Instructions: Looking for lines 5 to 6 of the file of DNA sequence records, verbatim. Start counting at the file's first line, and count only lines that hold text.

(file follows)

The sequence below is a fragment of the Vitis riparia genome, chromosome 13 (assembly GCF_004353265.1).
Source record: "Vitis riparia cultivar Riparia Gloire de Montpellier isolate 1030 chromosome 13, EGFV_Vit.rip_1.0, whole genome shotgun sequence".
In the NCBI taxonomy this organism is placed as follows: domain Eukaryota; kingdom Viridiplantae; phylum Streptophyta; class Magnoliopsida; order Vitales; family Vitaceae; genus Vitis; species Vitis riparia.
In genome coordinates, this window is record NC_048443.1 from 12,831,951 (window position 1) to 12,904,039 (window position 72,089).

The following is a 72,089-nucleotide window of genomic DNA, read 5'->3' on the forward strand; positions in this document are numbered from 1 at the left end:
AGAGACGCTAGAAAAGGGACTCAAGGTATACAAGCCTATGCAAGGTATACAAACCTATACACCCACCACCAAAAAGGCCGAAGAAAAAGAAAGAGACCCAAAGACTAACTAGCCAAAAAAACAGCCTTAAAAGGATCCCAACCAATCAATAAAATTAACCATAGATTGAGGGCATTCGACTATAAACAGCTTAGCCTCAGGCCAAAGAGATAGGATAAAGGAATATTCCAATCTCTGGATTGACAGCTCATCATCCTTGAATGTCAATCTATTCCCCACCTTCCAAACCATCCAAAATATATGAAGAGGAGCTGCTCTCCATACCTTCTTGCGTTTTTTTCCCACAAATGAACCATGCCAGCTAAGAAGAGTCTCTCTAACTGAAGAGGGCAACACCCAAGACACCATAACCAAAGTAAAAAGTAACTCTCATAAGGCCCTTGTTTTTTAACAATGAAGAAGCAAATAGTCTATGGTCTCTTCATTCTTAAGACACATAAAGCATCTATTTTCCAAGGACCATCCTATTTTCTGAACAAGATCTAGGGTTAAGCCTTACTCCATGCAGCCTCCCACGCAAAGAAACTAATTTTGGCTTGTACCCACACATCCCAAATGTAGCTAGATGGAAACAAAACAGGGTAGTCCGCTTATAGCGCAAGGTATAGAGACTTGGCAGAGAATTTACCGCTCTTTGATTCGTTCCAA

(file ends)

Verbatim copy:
The following is a 72,089-nucleotide window of genomic DNA, read 5'->3' on the forward strand; positions in this document are numbered from 1 at the left end:
AGAGACGCTAGAAAAGGGACTCAAGGTATACAAGCCTATGCAAGGTATACAAACCTATACACCCACCACCAAAAAGGCCGAAGAAAAAGAAAGAGACCCAAAGACTAACTAGCCAAAAAAACAGCCTTAAAAGGATCCCAACCAATCAATAAAATTAACCATAGATTGAGGGCATTCGACTATAAACAGCTTAGCCTCAGGCCAAAGAGATAGGATAAAGGAATATTCCAATCTCTGGATTGACAGCTCATCATCCTTGAATGTCAATCTATTCCCCACCTTCCAAACCATCCAAAATATATGAAGAGGAGCTGCTCTCCATACCTTCTTGCGTTTTTTTCCCACAAATGAACCATGCCAGCTAAGAAGAGTCTCTCTAACTGAAGAGGGCAACACCCAAGACACCATAACCAAAGTAAAAAGTAACTCTCATAAGGCCCTTGTTTTTTAACAATGAAGAAGCAAATAGTCTATGGTCTCTTCATTCTTAAGACACATAAAGCATCTATTTTCCAAGGACCATCCTATTTTCTGAACAAGATCTAGGGTTAAGCCTTACTCCATGCAGCCTCCCACGCAAAGAAACTAATTTTGGCTTGTACCCACACATCCCAAATGTAGCTAGATGGAAACAAAACAGGGTAGTCCGCTTATAGCGCAAGGTATAGAGACTTGGCAGAGAATTTACCGCTCTTTGATTCGTTCCAA